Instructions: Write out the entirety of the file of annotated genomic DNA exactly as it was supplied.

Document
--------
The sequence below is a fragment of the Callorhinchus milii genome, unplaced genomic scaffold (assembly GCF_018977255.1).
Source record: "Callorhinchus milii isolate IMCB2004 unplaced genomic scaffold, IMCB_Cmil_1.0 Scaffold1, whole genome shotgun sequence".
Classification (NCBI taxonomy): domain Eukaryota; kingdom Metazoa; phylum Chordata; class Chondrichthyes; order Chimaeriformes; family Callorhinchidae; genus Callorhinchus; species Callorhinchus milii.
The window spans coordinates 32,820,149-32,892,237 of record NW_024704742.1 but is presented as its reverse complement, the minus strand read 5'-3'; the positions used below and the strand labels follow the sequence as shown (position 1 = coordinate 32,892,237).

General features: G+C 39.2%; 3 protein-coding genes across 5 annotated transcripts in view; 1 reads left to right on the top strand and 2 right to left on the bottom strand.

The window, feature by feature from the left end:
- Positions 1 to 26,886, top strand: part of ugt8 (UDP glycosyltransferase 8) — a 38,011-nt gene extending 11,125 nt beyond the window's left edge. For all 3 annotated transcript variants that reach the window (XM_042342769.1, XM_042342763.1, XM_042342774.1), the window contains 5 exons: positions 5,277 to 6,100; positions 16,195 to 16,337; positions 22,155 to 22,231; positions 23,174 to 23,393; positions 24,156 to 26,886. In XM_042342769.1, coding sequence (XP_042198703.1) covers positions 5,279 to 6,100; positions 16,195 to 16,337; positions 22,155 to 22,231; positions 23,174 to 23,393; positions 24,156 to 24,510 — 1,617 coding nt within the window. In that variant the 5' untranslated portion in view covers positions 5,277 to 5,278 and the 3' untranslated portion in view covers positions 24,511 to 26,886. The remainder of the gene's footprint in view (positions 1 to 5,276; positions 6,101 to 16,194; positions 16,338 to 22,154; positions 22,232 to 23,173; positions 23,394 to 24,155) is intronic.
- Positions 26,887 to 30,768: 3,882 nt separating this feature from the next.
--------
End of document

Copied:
The sequence below is a fragment of the Callorhinchus milii genome, unplaced genomic scaffold (assembly GCF_018977255.1).
Source record: "Callorhinchus milii isolate IMCB2004 unplaced genomic scaffold, IMCB_Cmil_1.0 Scaffold1, whole genome shotgun sequence".
Classification (NCBI taxonomy): domain Eukaryota; kingdom Metazoa; phylum Chordata; class Chondrichthyes; order Chimaeriformes; family Callorhinchidae; genus Callorhinchus; species Callorhinchus milii.
The window spans coordinates 32,820,149-32,892,237 of record NW_024704742.1 but is presented as its reverse complement, the minus strand read 5'-3'; the positions used below and the strand labels follow the sequence as shown (position 1 = coordinate 32,892,237).

General features: G+C 39.2%; 3 protein-coding genes across 5 annotated transcripts in view; 1 reads left to right on the top strand and 2 right to left on the bottom strand.

The window, feature by feature from the left end:
- Positions 1 to 26,886, top strand: part of ugt8 (UDP glycosyltransferase 8) — a 38,011-nt gene extending 11,125 nt beyond the window's left edge. For all 3 annotated transcript variants that reach the window (XM_042342769.1, XM_042342763.1, XM_042342774.1), the window contains 5 exons: positions 5,277 to 6,100; positions 16,195 to 16,337; positions 22,155 to 22,231; positions 23,174 to 23,393; positions 24,156 to 26,886. In XM_042342769.1, coding sequence (XP_042198703.1) covers positions 5,279 to 6,100; positions 16,195 to 16,337; positions 22,155 to 22,231; positions 23,174 to 23,393; positions 24,156 to 24,510 — 1,617 coding nt within the window. In that variant the 5' untranslated portion in view covers positions 5,277 to 5,278 and the 3' untranslated portion in view covers positions 24,511 to 26,886. The remainder of the gene's footprint in view (positions 1 to 5,276; positions 6,101 to 16,194; positions 16,338 to 22,154; positions 22,232 to 23,173; positions 23,394 to 24,155) is intronic.
- Positions 26,887 to 30,768: 3,882 nt separating this feature from the next.